Tony Quinn has high hopes for the newly refurbished Hampton Downs raceway.
Although his Highlands motorsport park in Cromwell has become a complementary tourist destination to Queenstown, he has bigger things in mind for the Waikato site.
"I would love to host the New Zealand Grand Prix at Hampton Downs in February, every year, and make it the event it should have always been," he said, confidently. "So that all of New Zealand recognises we have a Grand Prix."
It will be difficult, he said, playing the politics and convincing the powers that be to give him a shot.
"But I'm determined to do it and, given the opportunity, I would make a great effort to re-establish it as an iconic event."
But it's not just the Grand Prix Quinn is interested in. There's the GT Endurance Race, a classic car festival and a motorbike festival to add to the year's lineup.
"The GT3 will bring a new demographic to a race meeting. If you had a race meeting here, in the past, there would be fords, commodores, the normal. The GT3, globally, is the premier racing category. That's a cool, event."
When Quinn bought the 350 acre site last year, motorsport in New Zealand was in a messy state, he said. Someone needed to spend money on it, to make money.
"Motorsport in New Zealand has been in a state of turmoil for some time. Spectators weren't interested because there was nothing new, the tracks were in a state, nobody was making money. Everybody was in a desperate situation."
It was, in fact, the fourth time Quinn had been in negotiations with the previous owners of Hampton Downs before they would agree on a price.
Although Quinn doesn't confirm the exact amount he spent scrubbing up the place, he doesn't argue with the suggested $23 million figure.
"My history has been making things successful in whatever I do. Fair to say it was in a hell of a f-----g mess. Since that time, we've done what we said we were going to do. Clearly, we've finished the pit lane complex, extended the track, the go-kart track will be finished in September, the industrial buildings will be finished, the garages are being finished.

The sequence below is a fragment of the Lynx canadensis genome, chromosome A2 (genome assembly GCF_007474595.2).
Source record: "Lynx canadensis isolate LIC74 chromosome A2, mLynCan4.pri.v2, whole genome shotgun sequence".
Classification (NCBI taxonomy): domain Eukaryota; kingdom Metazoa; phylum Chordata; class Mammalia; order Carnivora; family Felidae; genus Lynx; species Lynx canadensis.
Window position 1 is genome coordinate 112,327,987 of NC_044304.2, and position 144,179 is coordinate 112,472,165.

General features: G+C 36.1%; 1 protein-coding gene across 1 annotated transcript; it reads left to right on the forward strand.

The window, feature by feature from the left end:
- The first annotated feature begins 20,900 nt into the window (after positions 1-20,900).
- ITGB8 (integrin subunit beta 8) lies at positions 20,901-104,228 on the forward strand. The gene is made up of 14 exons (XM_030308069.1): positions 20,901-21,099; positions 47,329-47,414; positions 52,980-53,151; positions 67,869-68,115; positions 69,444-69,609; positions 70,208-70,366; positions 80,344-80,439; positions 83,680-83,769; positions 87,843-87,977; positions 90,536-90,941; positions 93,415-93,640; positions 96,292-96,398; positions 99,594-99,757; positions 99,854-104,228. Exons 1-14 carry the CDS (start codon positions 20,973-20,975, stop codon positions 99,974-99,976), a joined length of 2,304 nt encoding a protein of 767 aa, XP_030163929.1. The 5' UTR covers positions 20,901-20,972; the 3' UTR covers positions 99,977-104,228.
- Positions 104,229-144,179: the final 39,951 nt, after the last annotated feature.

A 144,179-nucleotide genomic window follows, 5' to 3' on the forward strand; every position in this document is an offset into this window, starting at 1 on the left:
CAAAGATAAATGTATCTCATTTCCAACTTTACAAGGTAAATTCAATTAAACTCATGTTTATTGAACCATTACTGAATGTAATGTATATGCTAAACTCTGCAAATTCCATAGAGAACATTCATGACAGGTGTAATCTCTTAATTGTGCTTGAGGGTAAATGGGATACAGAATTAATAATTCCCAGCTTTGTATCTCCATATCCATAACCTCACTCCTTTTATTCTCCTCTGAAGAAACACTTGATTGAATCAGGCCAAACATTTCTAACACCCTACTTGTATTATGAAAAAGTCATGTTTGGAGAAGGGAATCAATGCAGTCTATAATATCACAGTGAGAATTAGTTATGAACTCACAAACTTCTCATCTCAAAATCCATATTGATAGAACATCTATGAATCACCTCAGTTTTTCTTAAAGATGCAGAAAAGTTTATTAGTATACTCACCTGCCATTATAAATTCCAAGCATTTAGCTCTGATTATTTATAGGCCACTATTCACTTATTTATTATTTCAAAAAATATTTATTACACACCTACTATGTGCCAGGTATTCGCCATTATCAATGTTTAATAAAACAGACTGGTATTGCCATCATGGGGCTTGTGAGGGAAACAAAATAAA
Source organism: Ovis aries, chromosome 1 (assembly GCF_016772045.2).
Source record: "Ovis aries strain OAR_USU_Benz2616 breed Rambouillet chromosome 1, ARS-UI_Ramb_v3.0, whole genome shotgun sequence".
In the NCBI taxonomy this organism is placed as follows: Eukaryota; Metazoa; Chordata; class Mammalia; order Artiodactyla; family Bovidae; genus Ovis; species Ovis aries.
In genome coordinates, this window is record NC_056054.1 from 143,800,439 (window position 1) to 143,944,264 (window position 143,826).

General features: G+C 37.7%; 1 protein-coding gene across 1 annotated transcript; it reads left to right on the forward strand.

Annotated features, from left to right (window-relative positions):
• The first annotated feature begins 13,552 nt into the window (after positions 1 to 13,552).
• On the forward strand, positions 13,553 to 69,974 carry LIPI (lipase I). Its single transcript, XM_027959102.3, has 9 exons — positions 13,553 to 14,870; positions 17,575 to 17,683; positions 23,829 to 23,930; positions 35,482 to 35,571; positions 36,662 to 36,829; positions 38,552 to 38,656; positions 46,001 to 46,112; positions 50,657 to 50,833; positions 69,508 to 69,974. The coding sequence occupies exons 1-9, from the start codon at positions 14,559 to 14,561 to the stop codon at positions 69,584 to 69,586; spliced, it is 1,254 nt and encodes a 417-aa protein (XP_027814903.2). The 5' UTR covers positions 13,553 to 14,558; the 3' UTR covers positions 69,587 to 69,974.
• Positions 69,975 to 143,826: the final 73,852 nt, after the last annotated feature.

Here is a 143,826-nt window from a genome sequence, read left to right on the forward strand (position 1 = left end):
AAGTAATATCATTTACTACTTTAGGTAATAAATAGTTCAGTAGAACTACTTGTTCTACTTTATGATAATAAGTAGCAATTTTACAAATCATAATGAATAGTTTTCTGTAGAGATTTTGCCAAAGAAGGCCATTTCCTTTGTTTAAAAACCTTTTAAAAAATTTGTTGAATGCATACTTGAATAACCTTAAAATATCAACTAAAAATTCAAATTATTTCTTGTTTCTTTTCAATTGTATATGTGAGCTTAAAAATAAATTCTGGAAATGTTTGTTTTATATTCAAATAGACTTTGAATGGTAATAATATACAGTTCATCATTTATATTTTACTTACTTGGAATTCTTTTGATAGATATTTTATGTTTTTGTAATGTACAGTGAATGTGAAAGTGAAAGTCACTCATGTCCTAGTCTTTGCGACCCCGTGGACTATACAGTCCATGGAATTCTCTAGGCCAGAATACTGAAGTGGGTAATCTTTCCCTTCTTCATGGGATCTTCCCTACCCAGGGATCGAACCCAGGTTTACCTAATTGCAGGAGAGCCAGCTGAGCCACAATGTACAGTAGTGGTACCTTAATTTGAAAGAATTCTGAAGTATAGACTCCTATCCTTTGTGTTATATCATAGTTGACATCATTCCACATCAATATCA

"There's still a little bit more to do, but, weather permitting, it will all be finished by the end of October."
He is planning a hard launch of the newly polished site a week before the V8 supercars hit Pukekohe.
"We want to relaunch the product with a new set of rules and standards. The challenge is actually changing the culture of the customer of Hampton Downs.
"In past years, because the place was in such a state, there was no respect from management. They couldn't see a way out.
"They'd lost interest and that was reflected in the way they treated the asset and the customers. So we have to re-educate our customers of the standards we expect to have at Hampton Downs - it's all for the better."
He said while there will always be those that complain the site isn't run the way it used to be, Quinn doesn't seem to care.
"It's like having children, if you let children please themselves, it's chaos."
Membership opened in March, he said. Already 80 people have signed up, helping to pay for the upkeep of the site. It's a great start for a business that has its sights on big things.
"The [racetrack] had good bones. It's in a great position on the main highway south. People used to think it was part of the prison, but by September, they will clearly be aware it's a racetrack. That free exposure is valuable and what other racetrack have you seen on a main highway?"
And he hopes the two million people in the surrounding cities will take notice.
"So as long as you've got something to show, people will come and see it," he said.
Nancy El-Gamel - Stuff
Image: Tony Quinn has his heart set on hosting the New Zealand Grand Prix at his newly refurbished racetrack at Hampton Downs. Mark Taylor - Fairfax NZ